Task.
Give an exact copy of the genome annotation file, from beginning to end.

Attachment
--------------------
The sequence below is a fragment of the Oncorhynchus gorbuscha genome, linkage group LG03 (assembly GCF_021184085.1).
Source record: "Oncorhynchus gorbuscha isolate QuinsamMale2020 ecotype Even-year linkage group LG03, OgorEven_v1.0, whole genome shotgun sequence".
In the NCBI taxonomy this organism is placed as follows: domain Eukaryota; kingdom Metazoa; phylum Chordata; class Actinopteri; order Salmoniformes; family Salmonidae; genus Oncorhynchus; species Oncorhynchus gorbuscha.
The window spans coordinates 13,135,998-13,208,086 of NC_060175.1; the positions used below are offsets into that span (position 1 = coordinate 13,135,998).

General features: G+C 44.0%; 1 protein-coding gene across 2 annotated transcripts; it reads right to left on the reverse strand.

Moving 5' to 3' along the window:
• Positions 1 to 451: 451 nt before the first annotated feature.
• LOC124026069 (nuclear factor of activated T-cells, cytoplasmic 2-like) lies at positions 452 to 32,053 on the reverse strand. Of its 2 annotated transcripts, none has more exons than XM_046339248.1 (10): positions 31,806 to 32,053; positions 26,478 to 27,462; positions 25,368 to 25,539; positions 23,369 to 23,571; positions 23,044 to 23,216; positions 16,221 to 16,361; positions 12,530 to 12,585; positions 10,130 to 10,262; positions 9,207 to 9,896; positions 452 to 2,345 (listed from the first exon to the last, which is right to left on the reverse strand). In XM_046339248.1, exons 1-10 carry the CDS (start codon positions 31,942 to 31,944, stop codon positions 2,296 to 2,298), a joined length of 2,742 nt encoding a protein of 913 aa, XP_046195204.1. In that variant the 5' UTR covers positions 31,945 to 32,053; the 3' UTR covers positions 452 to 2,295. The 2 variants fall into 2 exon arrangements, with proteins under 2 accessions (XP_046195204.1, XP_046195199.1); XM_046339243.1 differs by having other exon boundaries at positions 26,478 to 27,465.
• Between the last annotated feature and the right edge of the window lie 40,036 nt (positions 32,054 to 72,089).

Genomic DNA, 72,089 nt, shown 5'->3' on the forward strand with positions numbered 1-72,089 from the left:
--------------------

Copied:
The sequence below is a fragment of the Oncorhynchus gorbuscha genome, linkage group LG03 (assembly GCF_021184085.1).
Source record: "Oncorhynchus gorbuscha isolate QuinsamMale2020 ecotype Even-year linkage group LG03, OgorEven_v1.0, whole genome shotgun sequence".
In the NCBI taxonomy this organism is placed as follows: domain Eukaryota; kingdom Metazoa; phylum Chordata; class Actinopteri; order Salmoniformes; family Salmonidae; genus Oncorhynchus; species Oncorhynchus gorbuscha.
The window spans coordinates 13,135,998-13,208,086 of NC_060175.1; the positions used below are offsets into that span (position 1 = coordinate 13,135,998).

General features: G+C 44.0%; 1 protein-coding gene across 2 annotated transcripts; it reads right to left on the reverse strand.

Moving 5' to 3' along the window:
• Positions 1 to 451: 451 nt before the first annotated feature.
• LOC124026069 (nuclear factor of activated T-cells, cytoplasmic 2-like) lies at positions 452 to 32,053 on the reverse strand. Of its 2 annotated transcripts, none has more exons than XM_046339248.1 (10): positions 31,806 to 32,053; positions 26,478 to 27,462; positions 25,368 to 25,539; positions 23,369 to 23,571; positions 23,044 to 23,216; positions 16,221 to 16,361; positions 12,530 to 12,585; positions 10,130 to 10,262; positions 9,207 to 9,896; positions 452 to 2,345 (listed from the first exon to the last, which is right to left on the reverse strand). In XM_046339248.1, exons 1-10 carry the CDS (start codon positions 31,942 to 31,944, stop codon positions 2,296 to 2,298), a joined length of 2,742 nt encoding a protein of 913 aa, XP_046195204.1. In that variant the 5' UTR covers positions 31,945 to 32,053; the 3' UTR covers positions 452 to 2,295. The 2 variants fall into 2 exon arrangements, with proteins under 2 accessions (XP_046195204.1, XP_046195199.1); XM_046339243.1 differs by having other exon boundaries at positions 26,478 to 27,465.
• Between the last annotated feature and the right edge of the window lie 40,036 nt (positions 32,054 to 72,089).

Genomic DNA, 72,089 nt, shown 5'->3' on the forward strand with positions numbered 1-72,089 from the left: